SMEAR COMPENSATION FOR MOVING OBJECTS
Publication Date: 2005-Apr-08
The IP.com Prior Art Database
A method for reducing unwanted smear signal within an image sensor includes the steps of: providing the image sensor with a matrix of pixels arranged in a plurality of rows and columns with a vertical shrift register allocated for each of the columns and at least one horizontal shift register operatively coupled to the vertical shift registers, wherein each of the columns of pixels are formed with the vertical shift registers having a plurality of phases allocated for each of the pixels and a plurality of gate electrodes of the vertical shift register for each of the pixels, and clocking means for causing the transfer of charge form the pixels to the vertical shift registers and through the horizontal registers; applying, at a first time period, a first set of voltages to the phases of the gate electrodes of the vertical shift registers sufficient to transfer charge from the photodiode to the vertical register; applying during a second time period a sequence of voltage pulses to the vertical registers that transfers the photoelectron signal to a storage area; during this second time period, rows of overclock signal at the bottom and top of the image are also clocked into the storage area and these overclocked rows contain unwanted smear signal from both stationary and moving bright objects; during a third time period the overclock signal and image are clocked row by row into a horizontal register which is read out as video data; the unwanted smear signal in the overclocked rows at the top and bottom of the image are used to correct the undersirable smear streaks in the raw image data.
Smear Compensation for Moving Objects
Field of the Announcement:
The present disclosure relates to charge coupled devices (CCDs) imager systems incorporating improved smear reduction techniques.
Background of the dislosure:
Under normal operation a CCD transfers an image row by row into a horizontal register where each row is sequentially read out. If one or more bright objects are in the image then spurious signal can leak into the registers while the image transfer takes place resulting in unwanted streaks. Figure 1a shows an image with a bright incandescent lamp. The bright filament results in a smear streak labeled 1 in Fig 1a. If the lamp were still during image readout then the smear streak would run from top to bottom. However, the lamp moved slightly during readout and therefore there is a slight tilt to the streak. In other words the streak is no longer perpendicular to the horizontal register. This complicates any smear subtraction algorithm. A similar problem occurs if the brightness of the object changes during readout. This results in a gradation from top to bottom in the streak. The obvious solution to this problem is to utilize a shutter to prevent a projected image form reaching the CCD imager during the transfer portion of each successive field. However, due to cost and size constraints this is not a preferable approach for many cameras. This announcement describes how to remove the unwanted smear streaks by using a specific timing sequence and subtraction algorithms.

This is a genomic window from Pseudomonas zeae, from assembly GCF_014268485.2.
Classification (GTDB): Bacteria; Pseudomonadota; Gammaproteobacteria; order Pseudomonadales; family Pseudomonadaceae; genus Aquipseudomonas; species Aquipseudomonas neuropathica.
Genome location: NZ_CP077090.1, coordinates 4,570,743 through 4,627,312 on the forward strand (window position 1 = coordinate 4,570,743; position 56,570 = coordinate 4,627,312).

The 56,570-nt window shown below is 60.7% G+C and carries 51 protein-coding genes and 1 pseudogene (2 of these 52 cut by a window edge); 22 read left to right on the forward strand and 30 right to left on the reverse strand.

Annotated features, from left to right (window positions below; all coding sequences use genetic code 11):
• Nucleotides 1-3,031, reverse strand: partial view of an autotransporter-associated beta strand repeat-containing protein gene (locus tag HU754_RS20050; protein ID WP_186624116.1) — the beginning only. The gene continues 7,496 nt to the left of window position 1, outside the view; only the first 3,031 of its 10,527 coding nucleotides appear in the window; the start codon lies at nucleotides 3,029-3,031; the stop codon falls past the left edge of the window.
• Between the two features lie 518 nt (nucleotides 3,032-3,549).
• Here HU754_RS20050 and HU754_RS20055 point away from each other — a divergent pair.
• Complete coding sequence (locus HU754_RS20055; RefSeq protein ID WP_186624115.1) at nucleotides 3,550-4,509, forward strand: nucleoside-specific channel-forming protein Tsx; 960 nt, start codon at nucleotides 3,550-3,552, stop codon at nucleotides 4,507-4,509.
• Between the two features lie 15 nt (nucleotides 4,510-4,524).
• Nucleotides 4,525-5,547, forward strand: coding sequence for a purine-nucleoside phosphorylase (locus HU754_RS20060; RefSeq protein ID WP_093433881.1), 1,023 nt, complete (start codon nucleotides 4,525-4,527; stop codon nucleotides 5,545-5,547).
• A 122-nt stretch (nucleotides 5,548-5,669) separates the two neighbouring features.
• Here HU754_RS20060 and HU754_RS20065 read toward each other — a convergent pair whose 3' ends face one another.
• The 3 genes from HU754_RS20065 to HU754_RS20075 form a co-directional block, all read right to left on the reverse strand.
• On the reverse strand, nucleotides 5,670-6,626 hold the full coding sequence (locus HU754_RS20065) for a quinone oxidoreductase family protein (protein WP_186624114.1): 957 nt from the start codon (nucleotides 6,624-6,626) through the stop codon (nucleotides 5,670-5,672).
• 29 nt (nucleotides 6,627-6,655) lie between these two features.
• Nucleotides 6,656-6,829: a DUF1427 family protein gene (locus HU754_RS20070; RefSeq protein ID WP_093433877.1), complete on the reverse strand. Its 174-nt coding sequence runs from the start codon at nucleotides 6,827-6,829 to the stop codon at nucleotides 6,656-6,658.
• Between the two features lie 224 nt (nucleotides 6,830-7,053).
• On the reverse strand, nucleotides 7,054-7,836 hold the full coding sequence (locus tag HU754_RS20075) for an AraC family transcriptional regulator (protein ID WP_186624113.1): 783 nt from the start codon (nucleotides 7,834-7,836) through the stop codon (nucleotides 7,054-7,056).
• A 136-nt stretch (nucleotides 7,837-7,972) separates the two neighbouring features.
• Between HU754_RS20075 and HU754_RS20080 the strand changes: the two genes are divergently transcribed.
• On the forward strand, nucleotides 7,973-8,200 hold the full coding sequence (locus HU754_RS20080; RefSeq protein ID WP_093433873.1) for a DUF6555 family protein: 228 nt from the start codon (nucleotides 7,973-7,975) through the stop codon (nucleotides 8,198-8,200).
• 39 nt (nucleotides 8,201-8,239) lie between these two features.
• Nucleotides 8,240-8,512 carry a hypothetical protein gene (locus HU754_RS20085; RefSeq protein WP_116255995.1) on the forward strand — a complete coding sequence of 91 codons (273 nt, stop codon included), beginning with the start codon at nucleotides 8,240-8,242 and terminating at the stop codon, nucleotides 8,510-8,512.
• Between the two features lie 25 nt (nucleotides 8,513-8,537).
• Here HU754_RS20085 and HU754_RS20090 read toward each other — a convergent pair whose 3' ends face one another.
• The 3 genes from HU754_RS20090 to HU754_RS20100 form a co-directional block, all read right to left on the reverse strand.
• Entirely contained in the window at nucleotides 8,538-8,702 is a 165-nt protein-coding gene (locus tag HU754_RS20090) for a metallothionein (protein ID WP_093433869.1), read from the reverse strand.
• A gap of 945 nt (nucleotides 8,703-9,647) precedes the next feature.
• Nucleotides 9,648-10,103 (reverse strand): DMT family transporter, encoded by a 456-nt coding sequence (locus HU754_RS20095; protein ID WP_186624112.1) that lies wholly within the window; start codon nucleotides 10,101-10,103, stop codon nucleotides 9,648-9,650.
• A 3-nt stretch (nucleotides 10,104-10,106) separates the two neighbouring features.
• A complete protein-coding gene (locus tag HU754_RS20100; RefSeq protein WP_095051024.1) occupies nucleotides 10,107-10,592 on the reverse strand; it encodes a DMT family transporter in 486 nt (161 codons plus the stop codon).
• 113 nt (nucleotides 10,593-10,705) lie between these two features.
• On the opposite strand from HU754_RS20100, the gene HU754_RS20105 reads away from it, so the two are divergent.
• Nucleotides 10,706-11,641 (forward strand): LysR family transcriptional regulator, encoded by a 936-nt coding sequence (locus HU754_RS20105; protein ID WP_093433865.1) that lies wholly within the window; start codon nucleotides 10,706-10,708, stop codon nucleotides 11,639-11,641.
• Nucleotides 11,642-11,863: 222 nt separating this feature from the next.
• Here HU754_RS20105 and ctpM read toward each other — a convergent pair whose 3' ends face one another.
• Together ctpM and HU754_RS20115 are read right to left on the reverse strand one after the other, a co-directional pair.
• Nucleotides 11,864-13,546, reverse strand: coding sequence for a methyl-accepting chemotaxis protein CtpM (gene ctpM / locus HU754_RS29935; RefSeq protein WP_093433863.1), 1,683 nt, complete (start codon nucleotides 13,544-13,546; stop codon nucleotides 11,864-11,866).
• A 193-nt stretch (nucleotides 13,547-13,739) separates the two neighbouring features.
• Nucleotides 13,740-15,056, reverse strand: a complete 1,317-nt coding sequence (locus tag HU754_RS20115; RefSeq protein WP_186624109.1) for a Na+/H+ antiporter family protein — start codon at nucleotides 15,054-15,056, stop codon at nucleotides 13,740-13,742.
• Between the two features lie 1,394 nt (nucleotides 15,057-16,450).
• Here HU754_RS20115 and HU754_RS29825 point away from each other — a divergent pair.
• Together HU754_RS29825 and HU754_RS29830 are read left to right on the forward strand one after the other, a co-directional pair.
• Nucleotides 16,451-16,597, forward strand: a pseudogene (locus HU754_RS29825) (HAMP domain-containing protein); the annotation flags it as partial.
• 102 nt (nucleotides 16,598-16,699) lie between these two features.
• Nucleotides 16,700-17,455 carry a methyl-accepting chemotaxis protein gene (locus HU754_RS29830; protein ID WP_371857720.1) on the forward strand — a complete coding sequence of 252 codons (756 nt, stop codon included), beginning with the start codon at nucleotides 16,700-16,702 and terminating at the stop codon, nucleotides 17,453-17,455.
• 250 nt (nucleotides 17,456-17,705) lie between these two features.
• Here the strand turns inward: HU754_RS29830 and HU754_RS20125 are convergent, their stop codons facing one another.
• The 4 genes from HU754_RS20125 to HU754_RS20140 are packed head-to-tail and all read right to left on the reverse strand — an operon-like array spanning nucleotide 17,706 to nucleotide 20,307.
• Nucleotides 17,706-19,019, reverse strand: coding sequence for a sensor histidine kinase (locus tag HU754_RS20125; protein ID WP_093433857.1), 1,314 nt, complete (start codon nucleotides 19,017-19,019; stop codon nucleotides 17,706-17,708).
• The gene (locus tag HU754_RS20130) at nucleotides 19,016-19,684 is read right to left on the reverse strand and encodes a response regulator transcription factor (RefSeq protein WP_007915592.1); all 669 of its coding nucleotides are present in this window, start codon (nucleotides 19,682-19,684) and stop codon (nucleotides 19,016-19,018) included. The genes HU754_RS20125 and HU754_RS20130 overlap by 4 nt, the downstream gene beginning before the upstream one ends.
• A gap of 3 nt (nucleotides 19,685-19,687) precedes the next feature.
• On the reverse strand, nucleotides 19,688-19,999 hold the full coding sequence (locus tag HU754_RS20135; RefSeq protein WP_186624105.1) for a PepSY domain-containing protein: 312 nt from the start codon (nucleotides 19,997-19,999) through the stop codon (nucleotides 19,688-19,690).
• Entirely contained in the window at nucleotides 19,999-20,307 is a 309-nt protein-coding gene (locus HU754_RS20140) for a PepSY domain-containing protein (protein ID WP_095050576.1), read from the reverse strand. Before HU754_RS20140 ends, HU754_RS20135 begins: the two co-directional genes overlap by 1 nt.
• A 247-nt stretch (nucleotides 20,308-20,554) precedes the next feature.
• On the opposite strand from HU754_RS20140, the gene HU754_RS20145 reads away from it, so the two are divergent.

Much of what is described here can be found in U.S. Pat. No. 4,490,744 entitled “Smear Reduction Technique For a Field-Transfer Imager System” by Peter Levine. This patent applies to full frame / frame transfer CCD imagers while this announcement applies to interline CCD imagers and frame interline transfer CCD imagers.
Detailed description of the disclosure:
Figure 2 shows the layout for a specific frame interline transfer CCD with 3040 x 1620 active pixels. Operation of this sensor is as follows: 1) photosignal is collected as electrons in each pixel for fixed integration time; 2) the charge is transferred into the vertical charge coupled device (VCCD) registers; 3) the signal is rapidly clocked to the storage area (it is during this portion of the readout that the smear streak occurs); 4) signal in the storage area is then slowly clocked row by row into the horizontal register where it is readout by an output amplifier at the end of the horizontal register.
A row by row timing sequence for this sensor is illustrated in Figure 3. The advantage of this timing sequence is that for each column there are 8 overclock pixels at the start of each column and at the end of each column. Of the 8 overclock pixels, 4 provide dark current signal (labeled D) and 4 provide dark current plus smear signal (labeled S). Using the information provided by these pixels the background dark current signal can be subtracted off for each column. Also, the s...